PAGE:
By Christopher Matthews
At the Wine Media Guild’s (WMG) recent lunch on April 1, 2015 at Felidia, there was no fooling around: the theme was Alsace, featuring the aromatic, earthy and food-friendly white varietal wines it produces so well — a fitting way to kick off a tardy (New York) spring.
The only joke of the day: that these wines don’t receive more recognition and commercial embrace in the US.
Sponsored by WMG member Tracy Ellen Kamens and hosted by Wines of Alsace, represented by Alsace educator May Matta-Aliah (DWS, CWE), the tasting presented a useful snapshot of the current Alsatian wine scene via 15 top producers. Appropriately, it was organized by the region’s primary grape varieties — Pinot Blanc, Riesling, Pinot Gris and Gewürztraminer. A selection of Crémant d’Alsace, the good-value sparkling wine appellation of Alsace, was also on offer, including a refreshing rosé sparkler (from 100% Pinot Noir, Alsace’s only allowed red grape) by Pierre Sparr.
Full disclosure: I have long been a fan of these wines, going back to my formative days as a college student in southwest Germany, essentially right across the Rhine river from Alsace.
An ancient wine region, Alsace is a veritable wine-making Shangri-La. Despite its relative northerly latitude — practically that of Champagne — it benefits from the rain shadow of the Vosges mountains to the west, which blocks the oceanic influence from the Atlantic. This makes it the second driest district in France. It also enjoys long, warm autumns that bequeath dependable ripeness and distinct aromatics to the noble grape varieties. And, as our speaker Matta-Aliah pointed out, Alsace possesses 13 distinct soil types within a 75-mile stretch. Coupled with the myriad micro-climates and site specific aspects found in the Vosges foothills, where most of the vineyards are located, Alsace presents an amazingly diverse winemaker’s palette, leading to highly individualistic wines, even among those of the same variety. Our April Fools’ tasting clearly illustrated this.
As at any tasting, I had some favorites.
Pinot Blanc is a Rodney Dangerfield grape, often with justification — it can be mousey or nondescript in the wrong hands (or place). In the triangle of Alsace, Baden (and the Pfalz) and the Alto Adige, however, Pinot Blanc can be compelling. The Pfister Pinot Blanc 2012 ($24.00) is one such wine. A focused, mineral-driven nose with stone fruit and orange peel notes, the Pfister had great energy and zip on the palate, pretty stone fruit character and a long citrusy and mineral finish. It was also a star at the table, working beautifully with the Rouget fillet in broth, with fresh spring peas.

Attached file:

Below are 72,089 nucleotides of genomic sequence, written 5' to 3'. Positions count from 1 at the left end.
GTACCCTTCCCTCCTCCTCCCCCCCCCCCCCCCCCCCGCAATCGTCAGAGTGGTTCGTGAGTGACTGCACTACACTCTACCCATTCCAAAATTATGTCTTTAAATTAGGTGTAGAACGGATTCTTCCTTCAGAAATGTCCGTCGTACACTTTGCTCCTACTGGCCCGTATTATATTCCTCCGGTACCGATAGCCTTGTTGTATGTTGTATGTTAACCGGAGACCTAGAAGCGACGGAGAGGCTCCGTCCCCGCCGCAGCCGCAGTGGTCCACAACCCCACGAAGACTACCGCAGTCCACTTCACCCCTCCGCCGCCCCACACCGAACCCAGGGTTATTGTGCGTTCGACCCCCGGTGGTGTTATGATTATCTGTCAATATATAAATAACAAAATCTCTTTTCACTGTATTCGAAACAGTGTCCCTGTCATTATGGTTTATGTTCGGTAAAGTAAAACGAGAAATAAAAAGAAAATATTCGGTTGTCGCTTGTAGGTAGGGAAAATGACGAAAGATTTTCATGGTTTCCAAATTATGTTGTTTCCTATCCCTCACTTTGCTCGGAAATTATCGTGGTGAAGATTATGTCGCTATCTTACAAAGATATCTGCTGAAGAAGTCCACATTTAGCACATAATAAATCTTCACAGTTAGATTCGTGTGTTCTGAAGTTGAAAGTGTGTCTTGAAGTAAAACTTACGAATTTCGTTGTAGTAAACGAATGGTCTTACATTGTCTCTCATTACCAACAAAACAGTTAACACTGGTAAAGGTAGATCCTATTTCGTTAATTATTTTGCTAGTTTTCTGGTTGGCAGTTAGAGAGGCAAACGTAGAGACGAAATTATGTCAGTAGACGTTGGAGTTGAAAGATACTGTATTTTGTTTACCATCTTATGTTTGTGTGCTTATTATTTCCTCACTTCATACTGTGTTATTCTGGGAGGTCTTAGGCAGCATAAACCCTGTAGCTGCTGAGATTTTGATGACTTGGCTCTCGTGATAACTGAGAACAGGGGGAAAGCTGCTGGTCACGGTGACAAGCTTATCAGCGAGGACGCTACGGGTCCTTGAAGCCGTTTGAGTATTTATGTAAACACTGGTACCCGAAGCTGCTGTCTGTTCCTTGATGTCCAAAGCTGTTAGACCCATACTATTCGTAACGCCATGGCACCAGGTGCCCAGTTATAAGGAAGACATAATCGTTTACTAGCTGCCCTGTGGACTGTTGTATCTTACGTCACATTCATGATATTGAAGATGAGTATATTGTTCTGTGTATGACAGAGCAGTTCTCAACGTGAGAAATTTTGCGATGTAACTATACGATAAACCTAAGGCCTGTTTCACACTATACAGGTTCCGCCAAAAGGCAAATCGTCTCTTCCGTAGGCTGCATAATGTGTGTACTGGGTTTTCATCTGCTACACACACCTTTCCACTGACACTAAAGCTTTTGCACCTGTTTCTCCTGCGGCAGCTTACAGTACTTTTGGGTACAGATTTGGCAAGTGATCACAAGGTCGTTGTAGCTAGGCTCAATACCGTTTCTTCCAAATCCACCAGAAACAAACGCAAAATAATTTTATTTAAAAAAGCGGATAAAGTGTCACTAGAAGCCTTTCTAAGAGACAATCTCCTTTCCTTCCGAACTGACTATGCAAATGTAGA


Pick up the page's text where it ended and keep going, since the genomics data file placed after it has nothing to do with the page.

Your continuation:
Alsace produces world-class Riesling, which is generally bigger and drier than its German counterparts (with plenty of exceptions, however!). While all the Rieslings assembled were quite good, I was duly impressed by the Francois Baur Rieling Herrenweg 2012 ($20). A pretty nose of orchard fruit and talcum powder, it exhibited mouth-watering verve on the palate, with impeccable balance and great length — a complete package, and a bargain for the price.
One of the values of the tasting was the Willm Riesling Grand Cru Kirchberg de Barr 2011 ($23.00), one of 51 Grand Crus in Alsace, i.e. specific vineyard sites that have been identified for excellence over time. Since 2012, these Grand Crus are considered appellations in their own right.
My overall favorite of the tasting was probably the Zind-Humbrecht Pinot Gris 2012 (26.00). A complex, earthy nose with aromas of stone fruit preceded a full-bodied, mouth-filling palate brimming with heady ripe fruit on mile-long, mineral finish. Its earthiness and underlying acidity made it a perfect partner for the nettle risotto served during the lunch. Quite a wine — spring in a bottle.
Owing to the benign climate and traditional vineyard practices, organic, biodynamic and/or sustainable viticulture is widely practiced in Alsace. In fact, eight of the 15 producers represented at the tasting are certified as either organic or biodynamic.
So, why doesn’t Alsatian wine do better on this side of the Atlantic? According to Matta-Aliah, Alsace went somewhat overboard with bigger, riper wines and residual sugar (RS) levels in the 1990s, which confused consumers who were expecting drier wines. Also, with the shape of the bottle (the”flute”) and the German-sounding names, many confuse Alsatian wines with German ones, and then compound the error by assuming that the wines are therefore sweet. Competition is also intense — there is always a new, hot region of the moment. But Alsace hasn’t stood still. Producers have dialed back on RS levels; many even indicate relative dryness/sweetness on the back of the bottle. Most Pinot Blancs and Rieslings are dry. Pinot Gris and Gewürtztraminer are frequently off-dry, but with beautiful balance, said Matta-Aliah.
My simple conclusion: it’s high time to revisit Alsace’s aromatic, food-friendly and earth-friendly white wines.